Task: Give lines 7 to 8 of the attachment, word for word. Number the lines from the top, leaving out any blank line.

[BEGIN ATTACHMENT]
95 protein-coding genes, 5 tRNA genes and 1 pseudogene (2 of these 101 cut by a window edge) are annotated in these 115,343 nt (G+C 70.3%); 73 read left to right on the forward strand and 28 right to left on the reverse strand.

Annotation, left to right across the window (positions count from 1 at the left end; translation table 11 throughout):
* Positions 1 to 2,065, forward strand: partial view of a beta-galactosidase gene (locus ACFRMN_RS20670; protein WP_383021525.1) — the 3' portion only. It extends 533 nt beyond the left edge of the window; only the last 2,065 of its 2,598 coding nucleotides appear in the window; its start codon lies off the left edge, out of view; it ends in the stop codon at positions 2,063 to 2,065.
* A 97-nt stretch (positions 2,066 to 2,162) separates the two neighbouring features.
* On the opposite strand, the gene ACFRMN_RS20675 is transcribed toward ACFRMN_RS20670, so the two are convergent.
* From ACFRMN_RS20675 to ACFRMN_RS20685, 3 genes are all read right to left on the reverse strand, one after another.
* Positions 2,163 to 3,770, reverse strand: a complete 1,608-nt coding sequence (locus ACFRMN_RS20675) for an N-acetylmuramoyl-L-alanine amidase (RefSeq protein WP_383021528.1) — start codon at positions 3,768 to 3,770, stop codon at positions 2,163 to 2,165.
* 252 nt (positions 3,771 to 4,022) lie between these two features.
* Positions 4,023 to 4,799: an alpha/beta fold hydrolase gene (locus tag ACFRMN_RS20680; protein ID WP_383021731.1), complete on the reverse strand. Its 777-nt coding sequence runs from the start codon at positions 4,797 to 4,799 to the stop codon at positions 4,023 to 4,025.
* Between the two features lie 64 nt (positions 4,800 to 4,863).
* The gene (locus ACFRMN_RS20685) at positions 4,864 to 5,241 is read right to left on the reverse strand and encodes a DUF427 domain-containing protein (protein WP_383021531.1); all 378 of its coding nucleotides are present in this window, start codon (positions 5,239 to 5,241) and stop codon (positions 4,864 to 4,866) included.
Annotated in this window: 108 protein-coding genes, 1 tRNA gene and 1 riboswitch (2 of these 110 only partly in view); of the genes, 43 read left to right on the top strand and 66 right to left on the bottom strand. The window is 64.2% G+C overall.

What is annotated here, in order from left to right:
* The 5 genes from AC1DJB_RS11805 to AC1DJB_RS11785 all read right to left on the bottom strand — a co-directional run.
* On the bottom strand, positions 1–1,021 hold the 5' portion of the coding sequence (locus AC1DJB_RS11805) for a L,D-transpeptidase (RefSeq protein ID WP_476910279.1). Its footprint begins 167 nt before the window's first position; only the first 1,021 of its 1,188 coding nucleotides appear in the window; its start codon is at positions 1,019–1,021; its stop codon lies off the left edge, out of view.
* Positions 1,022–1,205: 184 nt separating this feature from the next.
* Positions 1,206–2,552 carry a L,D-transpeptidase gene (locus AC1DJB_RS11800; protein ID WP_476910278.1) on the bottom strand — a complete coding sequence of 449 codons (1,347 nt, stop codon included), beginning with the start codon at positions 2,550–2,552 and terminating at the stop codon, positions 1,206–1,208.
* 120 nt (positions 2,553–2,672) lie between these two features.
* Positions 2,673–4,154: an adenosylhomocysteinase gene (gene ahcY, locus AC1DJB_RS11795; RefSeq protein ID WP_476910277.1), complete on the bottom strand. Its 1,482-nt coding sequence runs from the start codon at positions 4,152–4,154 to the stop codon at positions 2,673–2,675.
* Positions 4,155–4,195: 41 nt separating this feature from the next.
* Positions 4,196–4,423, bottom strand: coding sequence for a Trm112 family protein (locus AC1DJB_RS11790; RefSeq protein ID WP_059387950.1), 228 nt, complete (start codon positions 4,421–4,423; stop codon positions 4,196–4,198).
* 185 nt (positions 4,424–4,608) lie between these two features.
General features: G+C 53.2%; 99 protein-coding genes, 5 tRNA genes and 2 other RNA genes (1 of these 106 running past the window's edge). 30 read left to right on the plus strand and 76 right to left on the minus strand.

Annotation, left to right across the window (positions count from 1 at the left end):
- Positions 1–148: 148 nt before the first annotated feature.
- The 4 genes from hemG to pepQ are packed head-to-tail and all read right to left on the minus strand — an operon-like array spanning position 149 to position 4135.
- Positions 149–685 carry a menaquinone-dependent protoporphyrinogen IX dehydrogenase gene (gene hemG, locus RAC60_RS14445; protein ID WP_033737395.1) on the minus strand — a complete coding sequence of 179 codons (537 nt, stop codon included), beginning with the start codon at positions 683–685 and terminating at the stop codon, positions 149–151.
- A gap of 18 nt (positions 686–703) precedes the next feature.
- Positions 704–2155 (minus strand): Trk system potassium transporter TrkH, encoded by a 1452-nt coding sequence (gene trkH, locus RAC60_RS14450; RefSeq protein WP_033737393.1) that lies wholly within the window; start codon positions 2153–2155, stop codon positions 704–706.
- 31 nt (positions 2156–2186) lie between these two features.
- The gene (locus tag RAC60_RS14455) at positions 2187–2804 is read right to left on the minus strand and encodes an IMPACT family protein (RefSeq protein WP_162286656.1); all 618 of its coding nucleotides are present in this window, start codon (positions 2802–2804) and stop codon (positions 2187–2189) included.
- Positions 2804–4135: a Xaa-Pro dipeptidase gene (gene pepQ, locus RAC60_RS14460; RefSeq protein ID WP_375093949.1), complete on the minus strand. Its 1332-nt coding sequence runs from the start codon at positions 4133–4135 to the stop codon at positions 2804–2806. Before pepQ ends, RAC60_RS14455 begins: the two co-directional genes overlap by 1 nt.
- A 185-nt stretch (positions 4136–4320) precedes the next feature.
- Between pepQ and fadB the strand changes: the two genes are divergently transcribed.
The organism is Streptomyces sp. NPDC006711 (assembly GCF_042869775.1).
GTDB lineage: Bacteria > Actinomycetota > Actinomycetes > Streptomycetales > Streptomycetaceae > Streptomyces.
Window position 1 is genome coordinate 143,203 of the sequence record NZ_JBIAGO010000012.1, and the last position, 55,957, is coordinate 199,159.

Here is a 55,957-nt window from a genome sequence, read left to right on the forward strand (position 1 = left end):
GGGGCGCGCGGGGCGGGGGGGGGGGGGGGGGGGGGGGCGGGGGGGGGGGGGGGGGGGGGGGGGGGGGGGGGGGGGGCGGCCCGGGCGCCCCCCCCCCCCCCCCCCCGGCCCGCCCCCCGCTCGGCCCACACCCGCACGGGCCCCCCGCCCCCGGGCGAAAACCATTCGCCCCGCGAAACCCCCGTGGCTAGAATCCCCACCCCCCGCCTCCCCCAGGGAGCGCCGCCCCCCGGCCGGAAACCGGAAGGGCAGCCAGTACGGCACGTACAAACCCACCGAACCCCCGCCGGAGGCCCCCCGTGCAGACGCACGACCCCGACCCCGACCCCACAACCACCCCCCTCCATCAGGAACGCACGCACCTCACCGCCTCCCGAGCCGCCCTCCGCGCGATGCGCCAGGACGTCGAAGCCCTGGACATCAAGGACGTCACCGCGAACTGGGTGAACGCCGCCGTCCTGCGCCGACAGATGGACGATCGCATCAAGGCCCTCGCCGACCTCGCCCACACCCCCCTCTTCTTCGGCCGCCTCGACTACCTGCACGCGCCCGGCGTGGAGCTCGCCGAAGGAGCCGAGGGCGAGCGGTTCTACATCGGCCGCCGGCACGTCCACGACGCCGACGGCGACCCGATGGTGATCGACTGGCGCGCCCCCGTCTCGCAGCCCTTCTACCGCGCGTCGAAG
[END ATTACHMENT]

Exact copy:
* Positions 2,163 to 3,770, reverse strand: a complete 1,608-nt coding sequence (locus ACFRMN_RS20675) for an N-acetylmuramoyl-L-alanine amidase (RefSeq protein WP_383021528.1) — start codon at positions 3,768 to 3,770, stop codon at positions 2,163 to 2,165.
* 252 nt (positions 3,771 to 4,022) lie between these two features.